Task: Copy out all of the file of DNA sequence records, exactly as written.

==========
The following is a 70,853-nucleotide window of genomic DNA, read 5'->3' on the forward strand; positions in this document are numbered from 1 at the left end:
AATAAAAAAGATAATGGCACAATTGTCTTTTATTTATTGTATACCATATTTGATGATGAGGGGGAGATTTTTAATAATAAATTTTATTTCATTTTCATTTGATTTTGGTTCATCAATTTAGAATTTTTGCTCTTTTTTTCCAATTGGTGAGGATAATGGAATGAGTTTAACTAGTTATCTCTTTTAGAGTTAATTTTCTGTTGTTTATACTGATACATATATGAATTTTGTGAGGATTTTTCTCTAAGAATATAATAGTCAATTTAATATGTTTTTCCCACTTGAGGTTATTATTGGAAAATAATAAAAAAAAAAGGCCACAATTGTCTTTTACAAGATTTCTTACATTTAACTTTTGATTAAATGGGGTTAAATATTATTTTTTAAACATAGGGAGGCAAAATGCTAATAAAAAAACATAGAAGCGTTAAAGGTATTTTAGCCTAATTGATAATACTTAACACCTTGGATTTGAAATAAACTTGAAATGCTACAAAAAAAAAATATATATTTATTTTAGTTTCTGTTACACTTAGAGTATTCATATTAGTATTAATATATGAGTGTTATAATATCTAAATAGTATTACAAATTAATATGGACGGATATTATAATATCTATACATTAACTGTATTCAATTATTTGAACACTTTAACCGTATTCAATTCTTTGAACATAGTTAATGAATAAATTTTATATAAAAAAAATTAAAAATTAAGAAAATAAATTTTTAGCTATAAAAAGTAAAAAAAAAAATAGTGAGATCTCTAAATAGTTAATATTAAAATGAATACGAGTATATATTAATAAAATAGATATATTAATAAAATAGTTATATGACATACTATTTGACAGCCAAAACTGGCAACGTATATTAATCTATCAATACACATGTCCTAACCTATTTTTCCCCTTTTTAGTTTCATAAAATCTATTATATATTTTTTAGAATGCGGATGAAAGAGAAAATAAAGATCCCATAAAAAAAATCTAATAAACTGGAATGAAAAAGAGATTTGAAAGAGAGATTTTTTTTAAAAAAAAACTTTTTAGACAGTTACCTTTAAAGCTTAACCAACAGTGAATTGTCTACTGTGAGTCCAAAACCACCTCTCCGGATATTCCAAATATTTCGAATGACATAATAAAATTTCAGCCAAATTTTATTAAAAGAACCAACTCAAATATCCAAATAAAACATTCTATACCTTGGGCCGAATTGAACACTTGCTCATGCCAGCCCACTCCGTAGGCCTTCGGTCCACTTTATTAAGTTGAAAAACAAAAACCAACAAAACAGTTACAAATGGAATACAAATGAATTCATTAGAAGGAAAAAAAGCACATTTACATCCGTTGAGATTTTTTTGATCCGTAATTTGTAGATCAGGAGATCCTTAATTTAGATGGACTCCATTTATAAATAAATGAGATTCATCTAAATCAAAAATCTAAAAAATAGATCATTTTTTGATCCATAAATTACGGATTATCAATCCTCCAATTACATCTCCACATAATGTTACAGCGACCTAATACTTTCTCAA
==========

The following is a 70,853-nucleotide window of genomic DNA, read 5'->3' on the forward strand; positions in this document are numbered from 1 at the left end:
AATAAAAAAGATAATGGCACAATTGTCTTTTATTTATTGTATACCATATTTGATGATGAGGGGGAGATTTTTAATAATAAATTTTATTTCATTTTCATTTGATTTTGGTTCATCAATTTAGAATTTTTGCTCTTTTTTTCCAATTGGTGAGGATAATGGAATGAGTTTAACTAGTTATCTCTTTTAGAGTTAATTTTCTGTTGTTTATACTGATACATATATGAATTTTGTGAGGATTTTTCTCTAAGAATATAATAGTCAATTTAATATGTTTTTCCCACTTGAGGTTATTATTGGAAAATAATAAAAAAAAAAGGCCACAATTGTCTTTTACAAGATTTCTTACATTTAACTTTTGATTAAATGGGGTTAAATATTATTTTTTAAACATAGGGAGGCAAAATGCTAATAAAAAAACATAGAAGCGTTAAAGGTATTTTAGCCTAATTGATAATACTTAACACCTTGGATTTGAAATAAACTTGAAATGCTACAAAAAAAAAATATATATTTATTTTAGTTTCTGTTACACTTAGAGTATTCATATTAGTATTAATATATGAGTGTTATAATATCTAAATAGTATTACAAATTAATATGGACGGATATTATAATATCTATACATTAACTGTATTCAATTATTTGAACACTTTAACCGTATTCAATTCTTTGAACATAGTTAATGAATAAATTTTATATAAAAAAAATTAAAAATTAAGAAAATAAATTTTTAGCTATAAAAAGTAAAAAAAAAAATAGTGAGATCTCTAAATAGTTAATATTAAAATGAATACGAGTATATATTAATAAAATAGATATATTAATAAAATAGTTATATGACATACTATTTGACAGCCAAAACTGGCAACGTATATTAATCTATCAATACACATGTCCTAACCTATTTTTCCCCTTTTTAGTTTCATAAAATCTATTATATATTTTTTAGAATGCGGATGAAAGAGAAAATAAAGATCCCATAAAAAAAATCTAATAAACTGGAATGAAAAAGAGATTTGAAAGAGAGATTTTTTTTAAAAAAAAACTTTTTAGACAGTTACCTTTAAAGCTTAACCAACAGTGAATTGTCTACTGTGAGTCCAAAACCACCTCTCCGGATATTCCAAATATTTCGAATGACATAATAAAATTTCAGCCAAATTTTATTAAAAGAACCAACTCAAATATCCAAATAAAACATTCTATACCTTGGGCCGAATTGAACACTTGCTCATGCCAGCCCACTCCGTAGGCCTTCGGTCCACTTTATTAAGTTGAAAAACAAAAACCAACAAAACAGTTACAAATGGAATACAAATGAATTCATTAGAAGGAAAAAAAGCACATTTACATCCGTTGAGATTTTTTTGATCCGTAATTTGTAGATCAGGAGATCCTTAATTTAGATGGACTCCATTTATAAATAAATGAGATTCATCTAAATCAAAAATCTAAAAAATAGATCATTTTTTGATCCATAAATTACGGATTATCAATCCTCCAATTACATCTCCACATAATGTTACAGCGACCTAATACTTTCTCAA